Magic 1,4
Mulberry 3,4
Supply 3
Surely 2
Surreal 2

The simple approach to searching these words would be to just iterate through them and compare them with each search criteria in turn. This would not scale particularly well - consider the following searches:

  • Searching for the word Tiny would require 6 character comparisons (M, M, M, S, S and S) to identify that none of the words match.
  • Searching for words beginning with Sur would require 11 character comparisons (M, M, M, SU, SUR and SUR) to yield the 2 appropriate results.

Visualising these words as simply chains of individual letters, it becomes apparent that there is a significant amount of redundant information at the start of the words (the duplicated sections are highlighted in red):


Surely comparing the same substrings multiple times is a waste of time - whether it matches with a search word will not change on a word-by-word basis. A better way of storing this data is as a set of trees:


Now with the data in this type of structure, things look a little better when considering the two previous examples:

  • Searching for Tiny would just require 2 character comparisons, (M and S) to identify that there are no appropriate matches.
  • Searching for words beginning with Sur would now require just 4 character matches (M, SUR) to identify that there are 2 words.

Implementing the word index tree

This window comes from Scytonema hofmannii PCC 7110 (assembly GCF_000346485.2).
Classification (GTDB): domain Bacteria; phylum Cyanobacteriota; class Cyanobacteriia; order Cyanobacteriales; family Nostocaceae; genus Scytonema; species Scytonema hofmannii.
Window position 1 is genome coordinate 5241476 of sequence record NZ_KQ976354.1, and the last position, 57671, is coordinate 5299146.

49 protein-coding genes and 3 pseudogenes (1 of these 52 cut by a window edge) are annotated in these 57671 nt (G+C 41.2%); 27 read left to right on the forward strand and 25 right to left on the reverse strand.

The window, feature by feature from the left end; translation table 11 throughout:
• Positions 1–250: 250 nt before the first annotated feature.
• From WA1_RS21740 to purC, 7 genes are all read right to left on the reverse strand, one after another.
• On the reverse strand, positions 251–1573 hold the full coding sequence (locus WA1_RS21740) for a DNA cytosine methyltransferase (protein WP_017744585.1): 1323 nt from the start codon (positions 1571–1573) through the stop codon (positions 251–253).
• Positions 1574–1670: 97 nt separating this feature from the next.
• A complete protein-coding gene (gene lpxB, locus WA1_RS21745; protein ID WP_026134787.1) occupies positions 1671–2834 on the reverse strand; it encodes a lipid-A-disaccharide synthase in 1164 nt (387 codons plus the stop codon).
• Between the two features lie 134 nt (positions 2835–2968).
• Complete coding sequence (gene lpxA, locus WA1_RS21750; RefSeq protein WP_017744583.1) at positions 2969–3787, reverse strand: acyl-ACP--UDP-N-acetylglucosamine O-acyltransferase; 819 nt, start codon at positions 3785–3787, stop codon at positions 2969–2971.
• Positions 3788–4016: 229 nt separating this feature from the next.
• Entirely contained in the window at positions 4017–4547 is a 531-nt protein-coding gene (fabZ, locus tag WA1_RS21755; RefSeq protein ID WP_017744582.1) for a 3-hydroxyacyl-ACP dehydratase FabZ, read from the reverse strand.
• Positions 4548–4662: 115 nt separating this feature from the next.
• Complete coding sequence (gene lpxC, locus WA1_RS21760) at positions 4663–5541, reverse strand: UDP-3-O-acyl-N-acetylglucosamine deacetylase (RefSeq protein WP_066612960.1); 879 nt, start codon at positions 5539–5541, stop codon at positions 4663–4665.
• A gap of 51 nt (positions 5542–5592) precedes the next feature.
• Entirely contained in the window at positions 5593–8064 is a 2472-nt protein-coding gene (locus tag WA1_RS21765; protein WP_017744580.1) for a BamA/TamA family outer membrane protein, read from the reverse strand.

We can implement a tree as described previously very easily using a self-referencing class, defined as:


A WordIndexNode represents a single node in the tree, and each instance can have zero or more children, representing the characters that are known to follow on from it. Instances that match the end of a word will also contain a list of items whose indexed text contains the word.

A hierarchy of WordIndexNodes can be built up by calling IndexItem on a root node, e.g.

rootNode.IndexItem(customer, "Mighty");

Note that the root node doesn't actually represent a character in itself - it is actually the starting point from which all the first letters of the words will be stored.

The IndexItem method is implemented as follows:

public void IndexItem(TItem item, string word)
    this.IndexItemCharacter(item, word, 0);
private void IndexItemCharacter(TItem item, string word, int characterIndex)
    if (characterIndex == word.Length)
        // This node represents the last character of the word